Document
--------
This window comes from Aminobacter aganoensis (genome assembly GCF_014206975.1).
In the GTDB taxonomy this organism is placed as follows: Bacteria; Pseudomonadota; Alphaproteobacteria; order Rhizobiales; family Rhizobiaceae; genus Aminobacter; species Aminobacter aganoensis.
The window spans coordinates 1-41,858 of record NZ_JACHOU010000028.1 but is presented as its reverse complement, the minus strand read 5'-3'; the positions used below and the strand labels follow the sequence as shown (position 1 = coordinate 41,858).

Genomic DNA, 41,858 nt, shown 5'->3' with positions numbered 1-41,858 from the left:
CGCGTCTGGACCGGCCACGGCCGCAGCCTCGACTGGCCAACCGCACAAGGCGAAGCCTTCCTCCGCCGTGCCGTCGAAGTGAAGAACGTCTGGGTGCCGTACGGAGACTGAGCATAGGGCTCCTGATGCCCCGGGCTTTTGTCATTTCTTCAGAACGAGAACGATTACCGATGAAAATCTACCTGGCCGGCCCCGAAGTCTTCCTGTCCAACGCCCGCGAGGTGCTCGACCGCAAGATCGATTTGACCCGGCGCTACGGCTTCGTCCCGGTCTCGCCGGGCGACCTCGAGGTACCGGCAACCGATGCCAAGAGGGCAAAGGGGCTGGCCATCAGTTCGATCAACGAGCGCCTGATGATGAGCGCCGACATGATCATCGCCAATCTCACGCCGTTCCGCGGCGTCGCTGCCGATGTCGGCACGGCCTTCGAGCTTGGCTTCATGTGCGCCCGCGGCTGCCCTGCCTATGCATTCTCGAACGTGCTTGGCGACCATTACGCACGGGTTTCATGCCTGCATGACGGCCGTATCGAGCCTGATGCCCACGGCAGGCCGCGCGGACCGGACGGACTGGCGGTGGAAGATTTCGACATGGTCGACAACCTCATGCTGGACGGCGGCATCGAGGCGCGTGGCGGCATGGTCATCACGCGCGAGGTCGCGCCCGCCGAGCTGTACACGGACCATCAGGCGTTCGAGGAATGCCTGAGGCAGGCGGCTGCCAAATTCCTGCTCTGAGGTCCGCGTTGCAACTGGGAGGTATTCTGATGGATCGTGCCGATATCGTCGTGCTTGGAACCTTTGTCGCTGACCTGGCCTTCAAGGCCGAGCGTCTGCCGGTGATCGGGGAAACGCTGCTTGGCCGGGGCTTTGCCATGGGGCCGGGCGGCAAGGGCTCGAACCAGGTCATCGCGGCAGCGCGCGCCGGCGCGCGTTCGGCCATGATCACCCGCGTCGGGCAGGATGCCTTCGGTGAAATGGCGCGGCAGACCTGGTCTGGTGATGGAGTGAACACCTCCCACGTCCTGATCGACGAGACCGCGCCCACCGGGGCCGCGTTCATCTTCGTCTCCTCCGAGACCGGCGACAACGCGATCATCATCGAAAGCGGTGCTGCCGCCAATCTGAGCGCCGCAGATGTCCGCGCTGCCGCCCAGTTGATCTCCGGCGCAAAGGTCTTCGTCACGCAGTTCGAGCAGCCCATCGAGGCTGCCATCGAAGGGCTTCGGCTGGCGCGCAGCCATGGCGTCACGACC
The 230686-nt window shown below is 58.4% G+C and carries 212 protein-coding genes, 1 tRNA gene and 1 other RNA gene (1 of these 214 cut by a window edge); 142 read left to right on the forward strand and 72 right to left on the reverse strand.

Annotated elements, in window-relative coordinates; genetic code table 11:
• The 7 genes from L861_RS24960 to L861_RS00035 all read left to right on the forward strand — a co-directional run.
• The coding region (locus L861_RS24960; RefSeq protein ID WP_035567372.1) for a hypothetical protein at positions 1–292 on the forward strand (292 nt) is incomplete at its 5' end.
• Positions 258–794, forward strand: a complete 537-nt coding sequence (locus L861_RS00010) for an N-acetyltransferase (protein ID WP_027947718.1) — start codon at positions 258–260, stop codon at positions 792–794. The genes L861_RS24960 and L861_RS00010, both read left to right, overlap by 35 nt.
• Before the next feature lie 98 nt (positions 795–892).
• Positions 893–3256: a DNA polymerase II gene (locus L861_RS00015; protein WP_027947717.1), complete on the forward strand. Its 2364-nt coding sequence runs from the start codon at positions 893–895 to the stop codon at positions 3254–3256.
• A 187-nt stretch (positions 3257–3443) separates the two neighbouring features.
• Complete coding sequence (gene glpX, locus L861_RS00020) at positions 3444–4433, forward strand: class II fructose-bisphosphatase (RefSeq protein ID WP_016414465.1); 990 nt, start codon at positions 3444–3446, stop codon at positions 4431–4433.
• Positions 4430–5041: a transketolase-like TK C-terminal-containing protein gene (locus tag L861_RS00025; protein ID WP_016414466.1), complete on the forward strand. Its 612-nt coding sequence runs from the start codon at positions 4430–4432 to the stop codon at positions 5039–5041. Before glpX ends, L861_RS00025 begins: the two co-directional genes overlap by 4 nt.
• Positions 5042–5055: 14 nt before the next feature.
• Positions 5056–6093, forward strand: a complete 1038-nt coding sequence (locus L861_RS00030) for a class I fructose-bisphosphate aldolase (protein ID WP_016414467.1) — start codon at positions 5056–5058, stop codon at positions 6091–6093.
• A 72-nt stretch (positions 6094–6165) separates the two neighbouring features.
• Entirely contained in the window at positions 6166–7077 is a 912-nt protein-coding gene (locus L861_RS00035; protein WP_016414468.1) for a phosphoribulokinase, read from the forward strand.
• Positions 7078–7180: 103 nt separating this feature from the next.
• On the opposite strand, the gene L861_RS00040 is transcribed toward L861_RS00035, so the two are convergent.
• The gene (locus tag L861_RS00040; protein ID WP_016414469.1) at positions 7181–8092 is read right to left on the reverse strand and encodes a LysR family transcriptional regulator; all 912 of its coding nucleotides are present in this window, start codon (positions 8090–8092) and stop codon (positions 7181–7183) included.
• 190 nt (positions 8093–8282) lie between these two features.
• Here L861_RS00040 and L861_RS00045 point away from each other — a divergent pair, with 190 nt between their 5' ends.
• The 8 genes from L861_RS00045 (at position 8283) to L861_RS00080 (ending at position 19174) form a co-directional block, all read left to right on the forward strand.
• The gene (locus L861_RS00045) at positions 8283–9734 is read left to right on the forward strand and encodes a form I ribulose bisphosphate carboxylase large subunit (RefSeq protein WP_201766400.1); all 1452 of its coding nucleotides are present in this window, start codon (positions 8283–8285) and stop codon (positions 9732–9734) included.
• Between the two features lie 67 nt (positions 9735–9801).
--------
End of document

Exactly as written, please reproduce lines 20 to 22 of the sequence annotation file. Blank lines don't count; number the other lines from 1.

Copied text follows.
• Positions 7078–7180: 103 nt separating this feature from the next.
• On the opposite strand, the gene L861_RS00040 is transcribed toward L861_RS00035, so the two are convergent.
• The gene (locus tag L861_RS00040; protein ID WP_016414469.1) at positions 7181–8092 is read right to left on the reverse strand and encodes a LysR family transcriptional regulator; all 912 of its coding nucleotides are present in this window, start codon (positions 8090–8092) and stop codon (positions 7181–7183) included.